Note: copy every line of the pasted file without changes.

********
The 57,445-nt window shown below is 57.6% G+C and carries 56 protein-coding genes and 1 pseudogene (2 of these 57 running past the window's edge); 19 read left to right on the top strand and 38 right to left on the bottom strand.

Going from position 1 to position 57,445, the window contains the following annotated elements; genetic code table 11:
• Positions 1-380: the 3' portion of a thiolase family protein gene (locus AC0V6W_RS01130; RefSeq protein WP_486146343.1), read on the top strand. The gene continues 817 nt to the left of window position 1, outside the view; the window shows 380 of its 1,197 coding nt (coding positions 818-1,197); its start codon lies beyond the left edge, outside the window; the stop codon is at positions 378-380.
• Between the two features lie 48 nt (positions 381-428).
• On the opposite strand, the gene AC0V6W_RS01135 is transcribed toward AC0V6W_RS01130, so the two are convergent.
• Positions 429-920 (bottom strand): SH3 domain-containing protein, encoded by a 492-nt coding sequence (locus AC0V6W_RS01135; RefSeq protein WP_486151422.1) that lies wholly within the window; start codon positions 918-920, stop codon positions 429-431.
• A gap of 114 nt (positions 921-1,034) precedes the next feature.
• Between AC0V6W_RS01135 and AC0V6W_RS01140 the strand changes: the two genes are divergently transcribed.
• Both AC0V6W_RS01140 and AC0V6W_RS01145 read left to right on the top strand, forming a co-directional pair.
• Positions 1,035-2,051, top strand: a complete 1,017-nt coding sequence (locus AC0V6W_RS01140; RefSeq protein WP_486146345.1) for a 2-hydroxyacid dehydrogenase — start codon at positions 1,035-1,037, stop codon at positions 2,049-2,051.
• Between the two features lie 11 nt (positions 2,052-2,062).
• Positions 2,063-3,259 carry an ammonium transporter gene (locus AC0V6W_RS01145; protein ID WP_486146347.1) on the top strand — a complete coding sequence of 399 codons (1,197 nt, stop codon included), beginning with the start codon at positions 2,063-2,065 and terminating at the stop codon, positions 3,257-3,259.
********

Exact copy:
The 57,445-nt window shown below is 57.6% G+C and carries 56 protein-coding genes and 1 pseudogene (2 of these 57 running past the window's edge); 19 read left to right on the top strand and 38 right to left on the bottom strand.

Going from position 1 to position 57,445, the window contains the following annotated elements; genetic code table 11:
• Positions 1-380: the 3' portion of a thiolase family protein gene (locus AC0V6W_RS01130; RefSeq protein WP_486146343.1), read on the top strand. The gene continues 817 nt to the left of window position 1, outside the view; the window shows 380 of its 1,197 coding nt (coding positions 818-1,197); its start codon lies beyond the left edge, outside the window; the stop codon is at positions 378-380.
• Between the two features lie 48 nt (positions 381-428).
• On the opposite strand, the gene AC0V6W_RS01135 is transcribed toward AC0V6W_RS01130, so the two are convergent.
• Positions 429-920 (bottom strand): SH3 domain-containing protein, encoded by a 492-nt coding sequence (locus AC0V6W_RS01135; RefSeq protein WP_486151422.1) that lies wholly within the window; start codon positions 918-920, stop codon positions 429-431.
• A gap of 114 nt (positions 921-1,034) precedes the next feature.
• Between AC0V6W_RS01135 and AC0V6W_RS01140 the strand changes: the two genes are divergently transcribed.
• Both AC0V6W_RS01140 and AC0V6W_RS01145 read left to right on the top strand, forming a co-directional pair.
• Positions 1,035-2,051, top strand: a complete 1,017-nt coding sequence (locus AC0V6W_RS01140; RefSeq protein WP_486146345.1) for a 2-hydroxyacid dehydrogenase — start codon at positions 1,035-1,037, stop codon at positions 2,049-2,051.
• Between the two features lie 11 nt (positions 2,052-2,062).
• Positions 2,063-3,259 carry an ammonium transporter gene (locus AC0V6W_RS01145; protein ID WP_486146347.1) on the top strand — a complete coding sequence of 399 codons (1,197 nt, stop codon included), beginning with the start codon at positions 2,063-2,065 and terminating at the stop codon, positions 3,257-3,259.